Live Until You Die (on the house)

This is an improved version of an essay first published in 1999

“I grow old learning many things,” said Solon, a poet well-known for his wisdom and for his longevity: He lived to be almost 80.  Although, as my old teacher Douglas Young pointed out, Solon’s statement might be interpreted to mean “too much education makes one prematurely old,” the point is clear enough and as true today as it was 2400 years ago when the Athenian poet-statesman lived long enough to see his beloved city acquiesce in the rule of a tyrant: A wise man never ceases to learn new things.

Mimnermus, who celebrated his love of women, had written that he hoped to die at 60, but Solon suggested that he should correct the age to 80. He may have concluded that while Eros was a god, surely, he was not the only divine force in human life.

What, after all, distinguishes Homo sapiens from other predatory mammals, if not his curiosity?  All mammals, to be sure, go through a process of education, as they are taught to hunt or forage and obey the rules of the pack or pride.  For tigers and wolves, the process lasts a few years (rodents have even a shorter time to find the wisdom that will enable them to survive), but the higher apes continue to learn up to perhaps the end of junior high school age, which beats the average American who attends public schools.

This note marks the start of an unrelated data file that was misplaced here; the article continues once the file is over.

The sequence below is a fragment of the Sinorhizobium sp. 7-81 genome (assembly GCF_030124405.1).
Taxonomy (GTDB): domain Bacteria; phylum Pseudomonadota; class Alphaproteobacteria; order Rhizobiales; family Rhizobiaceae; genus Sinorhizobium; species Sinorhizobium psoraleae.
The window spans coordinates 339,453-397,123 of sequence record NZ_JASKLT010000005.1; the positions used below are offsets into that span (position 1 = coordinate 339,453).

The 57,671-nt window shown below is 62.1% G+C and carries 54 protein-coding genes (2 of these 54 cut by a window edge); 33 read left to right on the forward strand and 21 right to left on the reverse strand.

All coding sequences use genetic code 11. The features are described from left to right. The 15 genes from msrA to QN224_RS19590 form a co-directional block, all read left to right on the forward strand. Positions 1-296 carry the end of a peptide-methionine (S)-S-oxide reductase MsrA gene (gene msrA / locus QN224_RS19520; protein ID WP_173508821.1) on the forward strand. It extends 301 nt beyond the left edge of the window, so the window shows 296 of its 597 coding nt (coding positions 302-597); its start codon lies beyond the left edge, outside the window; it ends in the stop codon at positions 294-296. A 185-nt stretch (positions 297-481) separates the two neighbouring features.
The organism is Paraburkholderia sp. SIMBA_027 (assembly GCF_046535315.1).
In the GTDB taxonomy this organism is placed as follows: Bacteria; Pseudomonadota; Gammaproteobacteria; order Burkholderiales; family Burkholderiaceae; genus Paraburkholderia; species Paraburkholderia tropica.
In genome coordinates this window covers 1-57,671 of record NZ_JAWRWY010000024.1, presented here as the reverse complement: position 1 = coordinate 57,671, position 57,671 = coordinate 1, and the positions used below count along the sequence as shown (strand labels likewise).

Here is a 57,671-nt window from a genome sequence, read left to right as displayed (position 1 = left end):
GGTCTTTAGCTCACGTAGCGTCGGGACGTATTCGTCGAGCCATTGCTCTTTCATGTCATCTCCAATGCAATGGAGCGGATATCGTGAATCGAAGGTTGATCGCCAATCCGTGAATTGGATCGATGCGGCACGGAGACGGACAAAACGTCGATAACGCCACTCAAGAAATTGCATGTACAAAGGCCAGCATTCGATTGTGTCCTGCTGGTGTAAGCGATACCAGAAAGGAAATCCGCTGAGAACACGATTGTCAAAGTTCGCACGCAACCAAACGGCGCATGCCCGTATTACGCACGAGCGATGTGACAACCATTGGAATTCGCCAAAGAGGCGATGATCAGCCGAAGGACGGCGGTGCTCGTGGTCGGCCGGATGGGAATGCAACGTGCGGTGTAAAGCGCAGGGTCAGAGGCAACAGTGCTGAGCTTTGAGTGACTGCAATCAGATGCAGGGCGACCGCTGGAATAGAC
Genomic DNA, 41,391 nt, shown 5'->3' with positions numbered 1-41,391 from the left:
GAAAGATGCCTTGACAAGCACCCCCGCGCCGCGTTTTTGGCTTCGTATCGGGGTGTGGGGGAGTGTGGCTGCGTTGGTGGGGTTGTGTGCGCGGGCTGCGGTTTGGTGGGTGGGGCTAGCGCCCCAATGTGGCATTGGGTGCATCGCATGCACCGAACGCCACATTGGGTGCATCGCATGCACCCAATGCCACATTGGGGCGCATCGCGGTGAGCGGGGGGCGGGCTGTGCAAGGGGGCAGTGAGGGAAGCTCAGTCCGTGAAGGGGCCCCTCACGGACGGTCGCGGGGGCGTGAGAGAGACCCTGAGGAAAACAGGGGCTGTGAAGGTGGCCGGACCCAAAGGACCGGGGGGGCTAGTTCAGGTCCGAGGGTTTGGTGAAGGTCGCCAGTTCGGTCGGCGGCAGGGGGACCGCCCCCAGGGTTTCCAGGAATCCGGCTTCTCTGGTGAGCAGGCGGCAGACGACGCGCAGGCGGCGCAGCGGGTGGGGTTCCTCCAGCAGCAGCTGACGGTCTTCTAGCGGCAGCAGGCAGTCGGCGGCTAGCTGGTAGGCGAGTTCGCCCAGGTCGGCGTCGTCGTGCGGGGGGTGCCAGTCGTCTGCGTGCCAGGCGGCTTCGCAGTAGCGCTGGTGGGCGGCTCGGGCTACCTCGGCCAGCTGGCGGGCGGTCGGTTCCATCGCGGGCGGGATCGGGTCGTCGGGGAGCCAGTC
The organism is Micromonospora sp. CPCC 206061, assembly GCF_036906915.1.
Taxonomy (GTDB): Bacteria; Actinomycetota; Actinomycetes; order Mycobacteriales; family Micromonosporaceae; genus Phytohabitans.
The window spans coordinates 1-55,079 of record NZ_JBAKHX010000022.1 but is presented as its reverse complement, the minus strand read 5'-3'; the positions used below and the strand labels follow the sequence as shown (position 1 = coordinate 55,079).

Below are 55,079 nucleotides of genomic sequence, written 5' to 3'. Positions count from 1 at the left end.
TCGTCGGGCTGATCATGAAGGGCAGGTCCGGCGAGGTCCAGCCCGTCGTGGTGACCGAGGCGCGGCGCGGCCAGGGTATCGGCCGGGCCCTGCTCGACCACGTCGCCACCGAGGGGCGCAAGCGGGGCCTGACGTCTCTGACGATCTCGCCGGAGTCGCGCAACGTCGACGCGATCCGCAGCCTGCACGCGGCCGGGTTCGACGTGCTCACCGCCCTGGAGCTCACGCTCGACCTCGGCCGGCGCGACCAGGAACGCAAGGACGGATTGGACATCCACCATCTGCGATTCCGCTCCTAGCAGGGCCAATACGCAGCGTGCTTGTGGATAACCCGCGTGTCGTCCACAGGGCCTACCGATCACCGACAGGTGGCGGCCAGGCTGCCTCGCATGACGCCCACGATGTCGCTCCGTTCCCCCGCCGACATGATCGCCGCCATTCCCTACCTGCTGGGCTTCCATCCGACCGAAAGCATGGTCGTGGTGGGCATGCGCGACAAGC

In the wild, many human beings seem to reach maturity, that is, the point at which they stop learning, by the age of 21, and until recently the government recognized the fact by making 21 the age at which boys and girls were considered obedient enough to vote and sufficiently dull-witted to want to drink themselves unconscious in a public place.

Humankind is unusual in prolonging all the stages of development (except for in utero development: Our over-sized heads require premature delivery), and the higher types of humanity--poets, and mystics, aristocrats, warriors, and composers--are noted for preserving a certain juvenile openness to the end of their careers, if not of their lives.  Mozart died young, but there is no reason that he would ever have grown up, any more than “Papa Haydn” or Sophocles or G.K. Chesterton really grew up.